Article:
Day eight: bring on the miles

Start: Pismo Dunes
End: Isla Vista
Miles Biked: 92ish

I’m not sure if it’s a blessing or a curse that I’m very good at waking myself up in the morning sans alarm. It’s nice that if I know I have to get up early, I will–but it’s lame that in the course of making sure I get up on time, I’ll often wake up over and over during the night, convinced I’ve overslept.

That’s what happened before today: after waking up basically every hour starting at midnight, I finally got up at 5, made myself some oatmeal while I huddled in my sleeping bag, packed up, and left Pismo Dunes by 6. In the dark.

The bleary-eyed bike awakening–slowly feeling more alive as I warmed up and the day turned grey, then light–nicely set the tone for a day spent mostly churning out the miles. This was a good day to spend biking. That’s a nice way of saying that there wasn’t really much else going on today. After a brief stint on hilly, unpeopled back roads and then the heinous, strip-mall city of Lompoc, the bike route joins up with Highway 101. And though there’s a huge shoulder and the biking is relatively safe, 101 does not make for a scenic, pull-off-the-side-of-the-road-for-adventure journey.

Truth be told, Highway 101 is pretty ridiculously lame. Between the loud, fast cars (and trucks) and the rough, glass-hewn pavement–plus the fact that it goes ever so slightly uphill for 13 miles, and you can’t even see the ocean anymore to raise your morale–it was definitely not the most enjoyable of rides. It was a good mental exercise, actually: how do I pass the time when it’s just me and a boring ride, how do I keep my spirits up about bike adventure when what I’m doing for most of today hardcore blows.

So I sang, reveled in my wandering thoughts, and tried to focus on finding cool things in the landscape. All in all, it was a pretty nice day, despite the flat tire inflicted by the aforementioned glass-hewn pavement. Tip for anyone considering bike travel: make sure you can fix a flat by yourself before you go anywhere where you can’t walk home;)

I biked for 60 miles or something before I finally stopped for lunch. And my lunch stop made me feel like a total badass. When I pulled off 101 into a little rest area near Gaviota, there they were, all the cars lined up in their neat little parking spaces while their occupants stretched, picnicked, whatever–and there I was, pulling off the highway on my bike, normal as could be. heh. I could feel one family watching me as I parked, stretched, opened up my trailer, grabbed my Jetboil, and made myself a pretty rockin lunch. They wanted to hear all about how bike travel works; I was super conscious of their little daughter–perhaps 5 or so–watching me with wide eyes. Score one more for bike travel ambassador.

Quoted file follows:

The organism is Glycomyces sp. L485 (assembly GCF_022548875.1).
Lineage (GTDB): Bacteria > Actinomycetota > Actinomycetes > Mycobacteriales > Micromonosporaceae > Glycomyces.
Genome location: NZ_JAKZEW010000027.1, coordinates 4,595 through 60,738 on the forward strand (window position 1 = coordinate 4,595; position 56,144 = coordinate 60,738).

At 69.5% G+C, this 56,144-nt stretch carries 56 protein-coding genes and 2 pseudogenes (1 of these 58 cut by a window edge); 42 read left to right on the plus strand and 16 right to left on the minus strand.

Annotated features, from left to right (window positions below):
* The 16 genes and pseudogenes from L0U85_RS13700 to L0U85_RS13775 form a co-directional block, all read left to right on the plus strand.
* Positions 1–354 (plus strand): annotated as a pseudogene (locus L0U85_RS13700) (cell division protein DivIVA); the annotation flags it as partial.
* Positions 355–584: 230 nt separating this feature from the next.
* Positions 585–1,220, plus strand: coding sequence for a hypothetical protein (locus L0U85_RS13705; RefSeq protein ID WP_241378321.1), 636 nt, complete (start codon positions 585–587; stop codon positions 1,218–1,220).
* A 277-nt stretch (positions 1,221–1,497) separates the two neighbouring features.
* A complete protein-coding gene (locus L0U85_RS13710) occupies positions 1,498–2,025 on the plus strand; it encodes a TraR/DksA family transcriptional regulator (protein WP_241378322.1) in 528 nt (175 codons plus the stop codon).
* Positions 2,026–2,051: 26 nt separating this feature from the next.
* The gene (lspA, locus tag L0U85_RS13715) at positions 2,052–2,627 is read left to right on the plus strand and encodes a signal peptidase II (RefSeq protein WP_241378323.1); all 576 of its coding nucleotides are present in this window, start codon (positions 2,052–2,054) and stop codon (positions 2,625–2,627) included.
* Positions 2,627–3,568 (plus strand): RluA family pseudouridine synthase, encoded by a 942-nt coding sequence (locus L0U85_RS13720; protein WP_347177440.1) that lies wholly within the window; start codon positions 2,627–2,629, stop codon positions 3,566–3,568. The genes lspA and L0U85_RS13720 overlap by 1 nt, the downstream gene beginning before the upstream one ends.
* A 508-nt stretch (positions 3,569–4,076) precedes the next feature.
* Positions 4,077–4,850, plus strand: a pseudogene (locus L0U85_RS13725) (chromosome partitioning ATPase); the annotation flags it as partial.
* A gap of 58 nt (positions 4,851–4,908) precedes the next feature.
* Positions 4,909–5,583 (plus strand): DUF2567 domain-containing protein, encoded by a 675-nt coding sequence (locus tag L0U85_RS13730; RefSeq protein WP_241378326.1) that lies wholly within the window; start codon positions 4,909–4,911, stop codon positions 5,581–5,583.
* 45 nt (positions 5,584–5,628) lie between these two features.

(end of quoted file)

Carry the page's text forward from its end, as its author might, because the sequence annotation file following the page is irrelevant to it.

Refugio State Beach, 80-some-odd miles into my day, is where I finally stopped to play a little:

And how amazing is that? Palm trees? Sand? Sun? All in the middle of December? This kind of thing is why I kept forgetting that Christmas was coming.

I was definitely tired by the time I got to Refugio, and it had a really nice campground, but I knew it was supposed to start raining hardcore that night and I was not super psyched about being in my tent for it. Or rather, being in my tent would have been fine, but packing up in the morning, with everything wet and no shelter once I collapsed my tent, was less appealing. So onward I went.

In case you forgot, Skye, one of the dudes I met in the Big Sur campground, had very generously offered his house to me if I needed it. He’d written his address in my journal and told me where to find the spare key; I could just let myself in and stay in from the rain. Plus, I should feel free to help myself to any of the food in the house. His generosity astounded me. I wasn’t totally a stranger, but I was pretty close–and yet he not only let me stay in his house, but let me stay there when he knew that none of his housemates would be around, when I would have free reign of all his belongings, accessed with his spare key. I’m humbled by his trust in humanity. And I want this world to be one in which there are more people like that.

So I found his house, just a few miles away from a cute farmer’s market that I of course stopped at.

It was just getting dark by the time I got there; the wind was picking up, it was getting cold, the sky was starting to cloud over. And after over 90 miles of biking, I was exhausted. Thank goodness for a warm, dry place to stay:)


Leave a Reply

Your email address will not be published.